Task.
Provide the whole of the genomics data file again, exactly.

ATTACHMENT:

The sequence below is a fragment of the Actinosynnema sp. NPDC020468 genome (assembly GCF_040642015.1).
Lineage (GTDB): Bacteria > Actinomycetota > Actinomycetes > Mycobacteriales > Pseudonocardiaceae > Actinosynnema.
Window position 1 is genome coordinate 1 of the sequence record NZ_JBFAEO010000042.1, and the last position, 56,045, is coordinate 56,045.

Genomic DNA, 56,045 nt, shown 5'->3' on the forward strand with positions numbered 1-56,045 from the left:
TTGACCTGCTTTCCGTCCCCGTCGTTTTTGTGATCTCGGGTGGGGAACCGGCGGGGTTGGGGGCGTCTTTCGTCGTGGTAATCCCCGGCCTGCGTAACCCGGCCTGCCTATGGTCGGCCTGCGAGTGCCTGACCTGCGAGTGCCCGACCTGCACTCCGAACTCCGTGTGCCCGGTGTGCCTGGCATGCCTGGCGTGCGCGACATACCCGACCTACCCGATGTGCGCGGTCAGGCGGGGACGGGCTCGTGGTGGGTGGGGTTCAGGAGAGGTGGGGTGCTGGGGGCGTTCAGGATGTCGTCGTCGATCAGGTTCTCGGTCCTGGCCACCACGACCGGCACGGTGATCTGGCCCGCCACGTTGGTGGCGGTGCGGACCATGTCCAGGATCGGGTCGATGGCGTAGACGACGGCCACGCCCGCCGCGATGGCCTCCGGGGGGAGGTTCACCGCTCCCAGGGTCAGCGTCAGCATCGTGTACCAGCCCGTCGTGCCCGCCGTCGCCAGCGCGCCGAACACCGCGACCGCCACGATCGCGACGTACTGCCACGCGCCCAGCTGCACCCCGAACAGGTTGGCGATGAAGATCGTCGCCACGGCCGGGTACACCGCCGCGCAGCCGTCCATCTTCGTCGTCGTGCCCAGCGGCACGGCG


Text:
The sequence below is a fragment of the Actinosynnema sp. NPDC020468 genome (assembly GCF_040642015.1).
Lineage (GTDB): Bacteria > Actinomycetota > Actinomycetes > Mycobacteriales > Pseudonocardiaceae > Actinosynnema.
Window position 1 is genome coordinate 1 of the sequence record NZ_JBFAEO010000042.1, and the last position, 56,045, is coordinate 56,045.

Genomic DNA, 56,045 nt, shown 5'->3' on the forward strand with positions numbered 1-56,045 from the left:
TTGACCTGCTTTCCGTCCCCGTCGTTTTTGTGATCTCGGGTGGGGAACCGGCGGGGTTGGGGGCGTCTTTCGTCGTGGTAATCCCCGGCCTGCGTAACCCGGCCTGCCTATGGTCGGCCTGCGAGTGCCTGACCTGCGAGTGCCCGACCTGCACTCCGAACTCCGTGTGCCCGGTGTGCCTGGCATGCCTGGCGTGCGCGACATACCCGACCTACCCGATGTGCGCGGTCAGGCGGGGACGGGCTCGTGGTGGGTGGGGTTCAGGAGAGGTGGGGTGCTGGGGGCGTTCAGGATGTCGTCGTCGATCAGGTTCTCGGTCCTGGCCACCACGACCGGCACGGTGATCTGGCCCGCCACGTTGGTGGCGGTGCGGACCATGTCCAGGATCGGGTCGATGGCGTAGACGACGGCCACGCCCGCCGCGATGGCCTCCGGGGGGAGGTTCACCGCTCCCAGGGTCAGCGTCAGCATCGTGTACCAGCCCGTCGTGCCCGCCGTCGCCAGCGCGCCGAACACCGCGACCGCCACGATCGCGACGTACTGCCACGCGCCCAGCTGCACCCCGAACAGGTTGGCGATGAAGATCGTCGCCACGGCCGGGTACACCGCCGCGCAGCCGTCCATCTTCGTCGTCGTGCCCAGCGGCACGGCG